Atomic Number: 117
Atomic Symbol: Uus
Atomic Weight: 
Melting Point: Unknown
Boiling Point: Unknown
Word origin: Element 117 is officially unnamed; ununseptium is its temporary name. The name means one-one-seven (its atomic number) in Latin.
Discovery: Element 117 was discovered in 2010 and jointly announced on April 5 of that year by scientists at the Joint Institute for Nuclear Research in Dubna, Russia, and scientists at the Lawrence Livermore National Laboratory in California.
Properties of ununseptium
Ununseptium is a radioactive, artificially produced element about which little is known. It is expected to be a solid, but its classification is unknown. It is a member of the halogen group.
Ununseptium has two isotopes with known half-lives and two with unknown half-lives. The most stable isotope is 294Uus, with a half-life of about 80 milliseconds. It decays through alpha decay. Ununseptium’s other isotopes are suspected to decay through both alpha decay and spontaneous fission.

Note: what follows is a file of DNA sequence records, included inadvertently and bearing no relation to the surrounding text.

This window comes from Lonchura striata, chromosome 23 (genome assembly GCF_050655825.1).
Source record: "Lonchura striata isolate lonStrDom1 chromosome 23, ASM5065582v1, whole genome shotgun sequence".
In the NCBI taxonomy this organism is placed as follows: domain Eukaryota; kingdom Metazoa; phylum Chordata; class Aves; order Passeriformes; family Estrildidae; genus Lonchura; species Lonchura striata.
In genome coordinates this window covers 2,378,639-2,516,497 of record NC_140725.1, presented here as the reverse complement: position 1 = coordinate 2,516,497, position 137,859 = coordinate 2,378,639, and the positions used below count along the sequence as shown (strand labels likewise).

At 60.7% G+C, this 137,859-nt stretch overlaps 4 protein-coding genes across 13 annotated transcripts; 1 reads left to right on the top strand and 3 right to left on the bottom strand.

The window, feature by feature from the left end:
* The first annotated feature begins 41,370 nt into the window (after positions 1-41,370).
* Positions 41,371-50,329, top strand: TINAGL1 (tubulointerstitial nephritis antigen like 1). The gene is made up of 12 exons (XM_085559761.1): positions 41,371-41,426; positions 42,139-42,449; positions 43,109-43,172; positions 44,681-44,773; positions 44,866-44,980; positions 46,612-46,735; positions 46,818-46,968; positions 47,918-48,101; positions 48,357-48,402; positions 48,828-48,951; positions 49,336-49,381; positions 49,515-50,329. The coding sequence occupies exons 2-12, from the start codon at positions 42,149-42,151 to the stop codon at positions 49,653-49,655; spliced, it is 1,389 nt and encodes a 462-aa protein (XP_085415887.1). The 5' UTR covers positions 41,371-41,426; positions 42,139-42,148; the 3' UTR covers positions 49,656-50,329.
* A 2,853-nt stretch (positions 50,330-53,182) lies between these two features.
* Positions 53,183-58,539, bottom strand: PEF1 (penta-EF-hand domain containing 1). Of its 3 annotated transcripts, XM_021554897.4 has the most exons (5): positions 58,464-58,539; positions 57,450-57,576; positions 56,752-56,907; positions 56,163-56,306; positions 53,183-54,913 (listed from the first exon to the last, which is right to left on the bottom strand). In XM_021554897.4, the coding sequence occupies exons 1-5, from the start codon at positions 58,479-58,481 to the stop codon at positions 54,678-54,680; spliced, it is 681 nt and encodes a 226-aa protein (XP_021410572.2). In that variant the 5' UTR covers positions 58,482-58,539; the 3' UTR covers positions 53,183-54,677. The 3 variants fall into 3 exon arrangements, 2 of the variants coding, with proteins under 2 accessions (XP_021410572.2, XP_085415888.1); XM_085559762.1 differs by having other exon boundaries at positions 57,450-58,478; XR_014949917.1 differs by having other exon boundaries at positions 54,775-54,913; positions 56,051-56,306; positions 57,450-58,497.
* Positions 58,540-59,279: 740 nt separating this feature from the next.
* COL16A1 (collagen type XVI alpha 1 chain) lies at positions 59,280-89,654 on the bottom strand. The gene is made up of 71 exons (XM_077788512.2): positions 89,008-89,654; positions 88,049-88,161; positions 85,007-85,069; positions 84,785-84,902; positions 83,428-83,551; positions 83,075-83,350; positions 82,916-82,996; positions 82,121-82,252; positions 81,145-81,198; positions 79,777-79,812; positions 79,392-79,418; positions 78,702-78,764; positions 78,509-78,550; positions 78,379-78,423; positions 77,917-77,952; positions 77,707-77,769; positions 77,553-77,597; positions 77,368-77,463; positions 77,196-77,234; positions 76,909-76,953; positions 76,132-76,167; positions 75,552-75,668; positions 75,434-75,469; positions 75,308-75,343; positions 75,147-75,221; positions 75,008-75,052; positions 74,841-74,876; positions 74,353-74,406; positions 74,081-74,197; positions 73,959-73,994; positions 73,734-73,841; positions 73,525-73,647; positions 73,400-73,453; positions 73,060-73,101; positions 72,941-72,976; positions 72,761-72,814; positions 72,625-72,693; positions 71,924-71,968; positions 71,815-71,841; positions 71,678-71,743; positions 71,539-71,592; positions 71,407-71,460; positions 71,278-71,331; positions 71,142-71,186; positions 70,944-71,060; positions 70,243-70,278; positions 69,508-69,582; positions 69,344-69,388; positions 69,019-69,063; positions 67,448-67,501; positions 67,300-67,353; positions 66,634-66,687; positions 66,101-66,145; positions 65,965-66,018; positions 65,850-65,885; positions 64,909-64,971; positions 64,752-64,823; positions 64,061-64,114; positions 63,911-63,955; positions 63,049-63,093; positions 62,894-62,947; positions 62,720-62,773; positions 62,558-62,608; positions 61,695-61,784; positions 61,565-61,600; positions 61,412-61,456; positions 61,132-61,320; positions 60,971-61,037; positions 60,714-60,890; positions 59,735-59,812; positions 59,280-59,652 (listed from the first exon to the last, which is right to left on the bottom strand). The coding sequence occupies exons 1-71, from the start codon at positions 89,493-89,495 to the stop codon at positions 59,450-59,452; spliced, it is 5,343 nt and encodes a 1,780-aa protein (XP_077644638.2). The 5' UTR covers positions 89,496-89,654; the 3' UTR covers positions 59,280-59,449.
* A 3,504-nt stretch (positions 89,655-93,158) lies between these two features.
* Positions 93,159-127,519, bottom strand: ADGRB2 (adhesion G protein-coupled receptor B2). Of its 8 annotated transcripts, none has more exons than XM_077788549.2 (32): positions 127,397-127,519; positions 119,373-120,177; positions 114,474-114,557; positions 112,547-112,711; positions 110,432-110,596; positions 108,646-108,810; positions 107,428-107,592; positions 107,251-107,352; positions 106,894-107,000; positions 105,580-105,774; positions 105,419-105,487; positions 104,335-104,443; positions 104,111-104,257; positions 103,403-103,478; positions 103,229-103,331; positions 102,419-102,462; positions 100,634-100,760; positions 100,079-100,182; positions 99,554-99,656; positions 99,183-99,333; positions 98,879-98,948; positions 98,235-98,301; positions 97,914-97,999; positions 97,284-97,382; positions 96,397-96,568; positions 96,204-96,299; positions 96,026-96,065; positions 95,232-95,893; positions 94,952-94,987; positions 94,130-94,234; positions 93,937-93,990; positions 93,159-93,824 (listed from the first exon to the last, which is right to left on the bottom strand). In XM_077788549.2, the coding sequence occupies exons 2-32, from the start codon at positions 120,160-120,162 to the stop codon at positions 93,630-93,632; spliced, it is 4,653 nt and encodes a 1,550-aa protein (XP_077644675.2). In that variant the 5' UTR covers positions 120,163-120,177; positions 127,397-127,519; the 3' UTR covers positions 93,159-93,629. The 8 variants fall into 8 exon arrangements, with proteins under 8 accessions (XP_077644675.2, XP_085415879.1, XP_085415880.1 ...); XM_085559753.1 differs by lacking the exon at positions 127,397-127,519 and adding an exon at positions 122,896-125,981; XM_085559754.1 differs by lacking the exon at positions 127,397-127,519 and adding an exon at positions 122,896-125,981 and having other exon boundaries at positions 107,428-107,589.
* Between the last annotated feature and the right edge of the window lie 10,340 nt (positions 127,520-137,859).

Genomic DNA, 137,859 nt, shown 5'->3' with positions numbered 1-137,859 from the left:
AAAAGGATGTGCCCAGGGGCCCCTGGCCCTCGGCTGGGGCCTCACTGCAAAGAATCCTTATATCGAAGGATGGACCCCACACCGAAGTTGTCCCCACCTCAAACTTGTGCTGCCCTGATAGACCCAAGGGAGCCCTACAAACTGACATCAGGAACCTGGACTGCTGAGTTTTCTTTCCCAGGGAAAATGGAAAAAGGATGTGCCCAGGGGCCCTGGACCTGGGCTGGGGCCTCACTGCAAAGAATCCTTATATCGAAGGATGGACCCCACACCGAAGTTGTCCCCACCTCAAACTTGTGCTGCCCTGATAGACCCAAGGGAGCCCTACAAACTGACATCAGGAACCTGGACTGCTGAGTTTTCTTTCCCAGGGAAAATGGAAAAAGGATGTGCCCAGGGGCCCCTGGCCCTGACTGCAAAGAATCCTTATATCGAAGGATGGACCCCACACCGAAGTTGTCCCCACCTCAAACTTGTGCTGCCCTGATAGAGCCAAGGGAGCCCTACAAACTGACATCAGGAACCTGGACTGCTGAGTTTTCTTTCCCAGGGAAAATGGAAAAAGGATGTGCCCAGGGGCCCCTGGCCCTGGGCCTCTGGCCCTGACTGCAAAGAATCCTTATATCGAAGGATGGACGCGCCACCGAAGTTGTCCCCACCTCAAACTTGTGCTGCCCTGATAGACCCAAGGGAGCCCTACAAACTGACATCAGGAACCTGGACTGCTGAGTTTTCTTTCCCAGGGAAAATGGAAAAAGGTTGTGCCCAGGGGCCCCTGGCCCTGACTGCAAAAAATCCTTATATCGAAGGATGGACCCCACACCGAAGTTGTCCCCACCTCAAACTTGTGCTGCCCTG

The atomic weight for manmade transuranium elements is based on the longest-lived isotope. These atomic weights should be considered provisional since a new isotope with a longer half-life could be produced in the future. [See Periodic Table of the Elements]
Sources of ununseptium
Uses of ununseptium
Since only a few atoms of ununseptium have ever been made, it has no practical uses outside of scientific study.